It doesn’t take much effort for a DM to do this, and to remain aware both of a general responsibility to ensure all players get equal consideration, but to be particularly aware of ways in which women are being treated differently and to redress them[5]. If we all do this, then one of the main barriers to women’s participation – a quite confrontational social environment full of loud men – will be overcome without necessarily even making much effort or changing it much, and they’ll stick around longer, which will make it easier for other women to game. And then the other barriers – the social markers indicating it as a male-only space, the farting, the Body Odour, and the highly sexist bulk-standard mediaeval environments – will fall as well. And in my opinion, that makes the game better for everyone.

I suppose, in conclusion: role-playing is a social activity, and when discrimination happens in social activities, it can only be fixed by people working together, not by the victims bearing up under it and trying to break through. I know a lot of role-players seem to come from a libertarian or quite individualistic perspective (possibly partly driven by their experience of “membership” at high school, which tended to work against us when we were the nerdy outsiders), and the idea of consciously looking at the way your social organisations work is anathema to them, but in this case, if having more women in the gaming world is of interest to us, we have to recognise that it won’t necessarily happen organically. Someone, somewhere, is going to have to work to subtly reorganise those social relations to make it easier for women to join. The presence of the DM makes this social reorganisation easy and hassle-free, if the DM is willing to do a very small amount of work to fix the problem, until the players work out how to change their behaviour themselves, and the problem goes away.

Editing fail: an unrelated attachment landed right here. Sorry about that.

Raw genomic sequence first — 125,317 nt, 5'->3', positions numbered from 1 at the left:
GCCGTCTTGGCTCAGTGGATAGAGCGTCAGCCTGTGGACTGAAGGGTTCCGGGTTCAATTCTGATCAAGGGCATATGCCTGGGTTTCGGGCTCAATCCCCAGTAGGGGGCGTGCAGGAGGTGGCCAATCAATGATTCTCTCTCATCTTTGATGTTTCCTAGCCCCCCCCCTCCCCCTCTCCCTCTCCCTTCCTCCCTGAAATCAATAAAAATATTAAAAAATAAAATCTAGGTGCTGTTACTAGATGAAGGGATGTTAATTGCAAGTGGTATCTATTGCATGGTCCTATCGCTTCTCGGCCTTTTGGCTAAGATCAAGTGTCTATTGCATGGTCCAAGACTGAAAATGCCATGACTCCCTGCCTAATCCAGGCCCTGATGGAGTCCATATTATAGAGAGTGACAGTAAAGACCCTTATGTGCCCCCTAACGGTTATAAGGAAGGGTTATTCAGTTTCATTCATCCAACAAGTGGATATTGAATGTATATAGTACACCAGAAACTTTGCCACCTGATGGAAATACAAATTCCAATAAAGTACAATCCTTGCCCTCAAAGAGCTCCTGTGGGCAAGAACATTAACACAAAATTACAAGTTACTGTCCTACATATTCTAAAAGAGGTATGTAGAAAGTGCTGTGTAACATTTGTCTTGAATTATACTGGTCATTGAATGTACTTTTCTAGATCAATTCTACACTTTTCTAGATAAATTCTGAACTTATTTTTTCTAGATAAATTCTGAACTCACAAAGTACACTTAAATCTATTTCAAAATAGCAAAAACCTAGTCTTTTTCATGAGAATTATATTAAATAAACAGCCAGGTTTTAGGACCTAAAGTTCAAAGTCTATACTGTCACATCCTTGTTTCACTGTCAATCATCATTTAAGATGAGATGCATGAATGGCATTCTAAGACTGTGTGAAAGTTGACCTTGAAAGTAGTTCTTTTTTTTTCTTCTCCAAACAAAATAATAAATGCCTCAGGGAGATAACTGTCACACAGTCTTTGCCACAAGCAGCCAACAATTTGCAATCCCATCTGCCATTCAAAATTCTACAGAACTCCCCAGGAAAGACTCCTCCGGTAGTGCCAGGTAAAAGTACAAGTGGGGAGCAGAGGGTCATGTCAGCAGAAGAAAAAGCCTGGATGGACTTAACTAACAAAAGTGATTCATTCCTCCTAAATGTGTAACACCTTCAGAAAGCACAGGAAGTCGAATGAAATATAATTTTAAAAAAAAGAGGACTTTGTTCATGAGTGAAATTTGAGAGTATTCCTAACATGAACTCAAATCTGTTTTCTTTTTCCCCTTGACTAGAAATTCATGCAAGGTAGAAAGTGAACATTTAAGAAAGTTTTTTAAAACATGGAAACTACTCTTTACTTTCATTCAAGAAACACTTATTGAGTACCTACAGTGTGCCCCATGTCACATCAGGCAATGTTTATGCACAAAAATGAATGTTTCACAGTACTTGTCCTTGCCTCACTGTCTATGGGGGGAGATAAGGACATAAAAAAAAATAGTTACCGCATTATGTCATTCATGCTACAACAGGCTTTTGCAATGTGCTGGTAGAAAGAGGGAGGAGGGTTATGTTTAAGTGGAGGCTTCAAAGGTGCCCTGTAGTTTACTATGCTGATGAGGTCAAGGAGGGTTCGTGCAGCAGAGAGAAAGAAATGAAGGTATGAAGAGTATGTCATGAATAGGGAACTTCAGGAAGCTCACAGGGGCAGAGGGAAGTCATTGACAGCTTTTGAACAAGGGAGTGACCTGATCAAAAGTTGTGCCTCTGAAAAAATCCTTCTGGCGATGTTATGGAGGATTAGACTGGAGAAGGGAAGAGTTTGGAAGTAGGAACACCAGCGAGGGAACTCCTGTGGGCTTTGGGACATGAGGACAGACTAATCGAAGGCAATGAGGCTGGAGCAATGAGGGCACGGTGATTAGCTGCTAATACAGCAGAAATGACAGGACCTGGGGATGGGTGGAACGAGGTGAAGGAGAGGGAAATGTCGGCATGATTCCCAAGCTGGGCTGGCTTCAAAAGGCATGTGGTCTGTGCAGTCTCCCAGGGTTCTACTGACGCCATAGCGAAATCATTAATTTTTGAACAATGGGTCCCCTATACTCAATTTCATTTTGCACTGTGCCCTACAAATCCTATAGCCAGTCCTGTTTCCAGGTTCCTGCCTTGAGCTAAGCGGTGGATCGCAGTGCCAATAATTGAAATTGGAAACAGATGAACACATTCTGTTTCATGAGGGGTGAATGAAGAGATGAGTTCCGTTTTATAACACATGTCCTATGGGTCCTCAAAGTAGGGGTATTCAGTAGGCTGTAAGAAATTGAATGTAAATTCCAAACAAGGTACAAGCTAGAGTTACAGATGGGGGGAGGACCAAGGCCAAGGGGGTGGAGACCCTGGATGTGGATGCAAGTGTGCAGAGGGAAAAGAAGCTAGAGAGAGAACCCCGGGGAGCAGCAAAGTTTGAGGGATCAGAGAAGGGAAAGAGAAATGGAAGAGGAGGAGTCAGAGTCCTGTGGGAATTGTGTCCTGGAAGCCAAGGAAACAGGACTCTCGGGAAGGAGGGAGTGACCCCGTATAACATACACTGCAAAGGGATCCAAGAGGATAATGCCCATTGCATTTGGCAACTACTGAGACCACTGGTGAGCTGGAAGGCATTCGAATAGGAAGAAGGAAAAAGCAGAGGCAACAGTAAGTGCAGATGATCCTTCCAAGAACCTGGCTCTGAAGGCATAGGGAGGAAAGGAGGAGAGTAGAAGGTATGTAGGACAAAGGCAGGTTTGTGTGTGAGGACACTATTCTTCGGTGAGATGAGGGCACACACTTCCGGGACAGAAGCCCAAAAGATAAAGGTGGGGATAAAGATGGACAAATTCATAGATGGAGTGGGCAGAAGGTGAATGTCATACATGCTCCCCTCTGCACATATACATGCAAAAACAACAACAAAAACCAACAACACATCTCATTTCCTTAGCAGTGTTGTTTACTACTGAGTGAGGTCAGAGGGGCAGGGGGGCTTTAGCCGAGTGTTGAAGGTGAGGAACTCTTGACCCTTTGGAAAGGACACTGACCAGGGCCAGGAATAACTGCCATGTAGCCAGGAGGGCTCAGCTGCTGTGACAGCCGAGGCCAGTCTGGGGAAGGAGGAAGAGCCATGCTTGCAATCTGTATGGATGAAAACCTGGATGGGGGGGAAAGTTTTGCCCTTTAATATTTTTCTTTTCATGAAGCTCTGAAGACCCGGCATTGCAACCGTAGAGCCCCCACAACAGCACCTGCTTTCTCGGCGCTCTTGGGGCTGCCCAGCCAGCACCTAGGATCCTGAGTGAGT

fn1: This is classic “entry” behaviour, as characterised in the old joke that women have to work twice as hard as men to get half the recognition – this is what happened when women first started entering male-dominated workplaces.

fn2: Even the word for nerd in Japanese, Otaku, stems from a polite form of “you” traditionally used by middle-aged women and also adopted by nerdy guys to refer to each other. Or so I’m told.

fn3: Though I think there’s lots of space for this too

fn4: This is an important point here, which gets missed a lot in gender debates. A lot of the stuff men do to exclude women is not done deliberately, and they would stop doing it as soon as they found out they were. This was the central point of the pamphlet I read way back when, and it means that these social elements of the game are the easiest to fix, even though they’re the subtlest, especially if you have a neutral observer – like a tutor or DM – to check them and make them change.

fn5: I’ve seen other ways too, such as when my German player was getting very uncomfortable at the implication that the group he was in was going to commit genocide, and I had to step in to try and guide them down a different path – it’s not like he was generally squeamish, but there are some things that a German is not comfortable with and the game is meant to be fun.

Update: Sysuro in comments has pointed out an error in my original post, based on a misreading (perhaps) of a table in a study (which I discussed previously here). I’ve updated the first paragraph to represent this. The discussion of the error is in the comments.